- Rob Price/BI
Good morning! Here’s the technology news you need to know this Thursday morning.
1. Facebook beat Wall Street expectations in its fourth-quarter results announced yesterday, but it announced a significant decline in usage of its service and what may be the first-ever drop in daily users in the US. The amount of time users are spending on the site declined by 50 million hours a day, CEO Mark Zuckerberg said.
2. Microsoft modestly beat Wall Street expectations in its earnings yesterday. It reported revenue of $28.92 billion (£20.3 billion), and earnings per share of $0.96 (£0.68).
3. The cryptocurrency boom helped Samsung post a record $50.2 billion (£35.3 billion) profit in 2017. The crypto boom has increased demand for chips, but the company’s mobile division saw a 3% decline year-over-year in its profits.
4. Pandora is laying off 5% of its staff and shifting its focus away from California because it’s too expensive. It wants to expand its presence in Atlanta, Georgia due to a lower cost of living.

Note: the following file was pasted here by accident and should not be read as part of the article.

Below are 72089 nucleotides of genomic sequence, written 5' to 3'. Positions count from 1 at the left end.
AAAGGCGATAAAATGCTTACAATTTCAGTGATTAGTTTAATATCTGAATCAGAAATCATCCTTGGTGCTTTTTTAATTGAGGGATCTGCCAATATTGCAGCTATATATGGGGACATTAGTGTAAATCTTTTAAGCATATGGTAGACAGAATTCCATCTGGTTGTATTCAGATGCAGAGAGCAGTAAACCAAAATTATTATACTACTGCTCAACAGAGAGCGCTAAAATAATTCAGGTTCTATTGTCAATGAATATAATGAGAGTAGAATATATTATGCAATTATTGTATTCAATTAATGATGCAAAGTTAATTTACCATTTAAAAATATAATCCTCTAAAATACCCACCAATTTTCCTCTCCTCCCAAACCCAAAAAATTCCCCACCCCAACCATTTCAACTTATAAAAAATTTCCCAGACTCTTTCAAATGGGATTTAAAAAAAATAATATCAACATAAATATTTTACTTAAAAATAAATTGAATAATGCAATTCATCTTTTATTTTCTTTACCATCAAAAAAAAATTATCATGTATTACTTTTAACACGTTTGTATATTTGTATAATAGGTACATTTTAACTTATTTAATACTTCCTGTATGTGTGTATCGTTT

5. Walmart is reportedly in talks to acquire a stake in Flipkart, Amazon’s biggest rival in India. Walmart was reportedly interested in investing in Flipkart nearly two years ago.
6. Nintendo had its best Q3 in eight years thanks to the Switch. Nintendo posted an operating profit of 116.50 billion yen ($1.07 billion/£756 million) for the third quarter, up almost four-fold year-on-year.
7. Nokia reported better-than-expected quarterly profits. Its profits included a one-off payment of €210 million ($260 million/£183 million) from Huawei.
8. A Wall Street analyst downgraded Apple and said there’s a big problem with the iPhone X. BMO Capital Markets said that the iPhone has hit a plateau.
9. Amazon is reportedly on the hook for four more Woody Allen movies, and is considering a “hefty payout” to kill the deal. Allen has recently come under renewed scrutiny over allegations that he sexually abused his adoptive daughter, Dylan Farrow, when she was seven years old.
10. GDPR could wipe 2% from Google’s revenues, according to Deutsche Bank. The European Union’s new privacy and data protection act comes into force in May.